Genotype distribution

The genotype distribution of the 20 C. albicans was: A 75.0% (n=15), B and C 10.0% each (n=2). One isolate (number 10) was not molecularly identified as C. albicans and for this reason was excluded from the study of virulence factors. The PCR products obtained are shown in Fig. 1.



Relation between the genotypes and the virulence factors

The relation between the genotypes and the expression of virulence factors of the 19 samples of C. albicans are shown in Table 1.

Production of phospholipases and proteinases

All of the isolates showed phospholipase and protease activity, however in 2 (10.5%) the phospholipasic activity was high and 17 (89.5%) exhibited intermediate activity. In relation to the proteases, 7 isolates (36.8%) showed high activity and 12 (63.2%) intermediate activity.

Haemolytic activity

All of the isolates showed haemolytic activity, but quantitative differences were observed. Two samples (1 and 8) produced partial haemolysis whereas all the others produced total haemolysis.

Susceptibility to hydrogen peroxide

Isolates 1 and 2 demonstrated a high capacity of survival in H2O2 (1mM) until 2 h of exposure. The others showed variable resistance, however after 2h, the percentage of recovery was uniformly low or absent. All the isolates were sensitive to H2O2 (10 mM) exposition, independent of the time of exposure.



It was not possible to establish a relationship between the genotypes and the virulence factors. The combination of these parameters did not seem to be useful for predicting if a certain genotype is causing, or has a higher chance of causing, clinical infection. Vidotto et al. (21), in a study with C. albicans from various sites, also did not find a relationship between phospholipasic activity and genotypes. On the other hand, for Sugita et al. (20), in blood samples, phospholipase and proteinase secretion was higher in genotype B. In this work genotype A was predominant, differing from Vidotto et al. (21), who found equivalence between genotypes A and B in vaginal isolates.

In this study, the haemolytic, phospholipase and protease activity were positive and had highly expressed elevations, which confirms the idea that the virulence of C. albicans results from the combination of multiple factors (3). These three factors seem to be very important in the virulence of vaginal isolates. The samples numbered 8 and 20, both genotype A, had co-ordinately high phospholipase and protease secretions, leading to the belief that they must be the most virulent.

Haemolytic activity is associated with the ability of pathogenic organisms to acquire iron from mammalian cells, a critical stage in the establishment of an infection (14). However, the relationship between the production of haemolysin and virulence needs to be better evaluated. In the samples studied in this research, the production of haemolysin was always present and, to a large degree, reinforces the idea that the virulence potential is independent of the genotype.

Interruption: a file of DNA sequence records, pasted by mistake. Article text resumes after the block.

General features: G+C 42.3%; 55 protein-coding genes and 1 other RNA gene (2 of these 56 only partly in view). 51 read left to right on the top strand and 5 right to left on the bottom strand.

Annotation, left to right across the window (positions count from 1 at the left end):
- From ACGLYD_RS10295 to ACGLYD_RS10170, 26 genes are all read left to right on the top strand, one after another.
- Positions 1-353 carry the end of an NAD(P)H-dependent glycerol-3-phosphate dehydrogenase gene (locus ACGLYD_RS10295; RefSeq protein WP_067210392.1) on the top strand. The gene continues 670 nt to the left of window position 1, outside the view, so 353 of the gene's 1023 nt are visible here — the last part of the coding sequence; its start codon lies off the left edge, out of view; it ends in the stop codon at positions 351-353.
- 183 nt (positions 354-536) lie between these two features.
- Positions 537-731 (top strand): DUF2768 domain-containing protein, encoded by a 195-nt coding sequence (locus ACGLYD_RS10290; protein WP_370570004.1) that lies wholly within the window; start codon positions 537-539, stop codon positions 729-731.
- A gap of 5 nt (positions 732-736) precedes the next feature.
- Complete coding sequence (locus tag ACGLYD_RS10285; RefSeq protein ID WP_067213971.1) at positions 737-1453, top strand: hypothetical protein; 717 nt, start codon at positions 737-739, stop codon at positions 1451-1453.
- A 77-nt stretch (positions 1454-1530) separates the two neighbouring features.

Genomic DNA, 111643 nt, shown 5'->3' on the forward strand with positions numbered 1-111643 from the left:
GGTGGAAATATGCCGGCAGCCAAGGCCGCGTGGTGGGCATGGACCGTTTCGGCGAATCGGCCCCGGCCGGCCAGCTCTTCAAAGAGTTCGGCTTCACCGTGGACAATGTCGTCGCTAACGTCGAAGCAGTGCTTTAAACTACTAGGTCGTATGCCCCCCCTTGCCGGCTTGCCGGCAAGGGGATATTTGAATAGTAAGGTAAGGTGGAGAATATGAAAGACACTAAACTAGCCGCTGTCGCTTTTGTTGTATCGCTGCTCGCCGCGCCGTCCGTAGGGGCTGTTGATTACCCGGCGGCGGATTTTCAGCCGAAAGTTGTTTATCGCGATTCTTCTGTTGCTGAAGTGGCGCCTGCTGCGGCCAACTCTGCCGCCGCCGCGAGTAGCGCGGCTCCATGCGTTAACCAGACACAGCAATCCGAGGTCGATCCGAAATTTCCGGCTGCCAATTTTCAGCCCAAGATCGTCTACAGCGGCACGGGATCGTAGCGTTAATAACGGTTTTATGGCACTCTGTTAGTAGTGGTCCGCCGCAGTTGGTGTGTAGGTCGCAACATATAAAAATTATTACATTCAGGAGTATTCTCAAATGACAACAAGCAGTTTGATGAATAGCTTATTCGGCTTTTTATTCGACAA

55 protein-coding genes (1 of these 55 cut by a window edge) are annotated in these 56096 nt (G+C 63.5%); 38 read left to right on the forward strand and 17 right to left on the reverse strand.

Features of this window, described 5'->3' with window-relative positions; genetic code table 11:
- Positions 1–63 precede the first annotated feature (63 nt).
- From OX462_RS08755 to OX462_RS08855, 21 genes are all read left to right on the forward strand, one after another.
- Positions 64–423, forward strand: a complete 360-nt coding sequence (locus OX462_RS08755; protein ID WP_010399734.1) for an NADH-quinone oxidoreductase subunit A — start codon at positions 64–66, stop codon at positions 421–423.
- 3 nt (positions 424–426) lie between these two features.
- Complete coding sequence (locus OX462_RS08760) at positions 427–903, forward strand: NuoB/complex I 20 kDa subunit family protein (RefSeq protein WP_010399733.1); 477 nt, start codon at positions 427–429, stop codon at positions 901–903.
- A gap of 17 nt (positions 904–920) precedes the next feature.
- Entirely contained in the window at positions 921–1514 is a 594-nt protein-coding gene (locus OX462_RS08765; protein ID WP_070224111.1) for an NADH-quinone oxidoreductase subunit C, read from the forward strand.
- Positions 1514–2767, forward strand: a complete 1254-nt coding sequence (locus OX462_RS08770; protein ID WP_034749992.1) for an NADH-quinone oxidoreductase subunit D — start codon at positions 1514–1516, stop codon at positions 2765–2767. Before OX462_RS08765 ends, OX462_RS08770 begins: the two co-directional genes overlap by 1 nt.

The production of H2O2 and the maintenance of the pH for the species of Lactobacillus are important to reduce the overgrowth of microorganisms in bacterial vaginosis. Surprisingly, there is no information about whether this mechanism also influences the development of VVC. In this study, the susceptibility to H2O2 was not itself related to the genotypes or to the other virulence factors studied. However, the results suggest that the growth of the majority of C. albicans will be controlled by the presence of Lactobacillus, resulting in the situation of equilibrium or colonisation. This could be possible as the species of Lactobacillus that produces H2O2 are present in the vagina of 98% of normal women (18). In spite of this evidence, cases of VVC with normal lactobacilar flora have been observed. Therefore, other studies relating to the virulence factors studied here should be conducted with in vivo tests, as the factors related to the host are also important in the establishment of the infection.

In conclusion, we have demonstrated that classical factors, like protease and phospholipase activity, as much as the most recent, such as haemolytic activity and susceptibility to H2O2, do not have predominance in a specific genotype in relation to the virulence factors studied in vaginal secretion isolates of C. albicans. However, protease, phospholipase and haemolytic activity were highly expressed, suggesting that these virulence factors are important in vaginal isolates. Generally, the different isolates expressed similar virulence potential, reinforcing the necessity for new studies and also that other factors related to the yeasts and the host, such as adherence capacity, must be involved in the development of the disease.



The authors wish to thank Peter Grimshaw for revision this article. This work was supported by Conselho Nacional de Desenvolvimento Científico e Tecnológico (CNPq) (nº 474542/2003-3).



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Submitted: March 06, 2007; Approved: July 16, 2007



* Corresponding Author. Mailing address: Departamento de Análises Clínicas, Universidade Estadual de Maringá (UEM), Maringá, Paraná, Brasil. Av. Colombo, 5790, CEP: 87020-900, Brasil. Tel.: +55 44 3261-4795; Fax: +55 44 3263-1387. E-mail: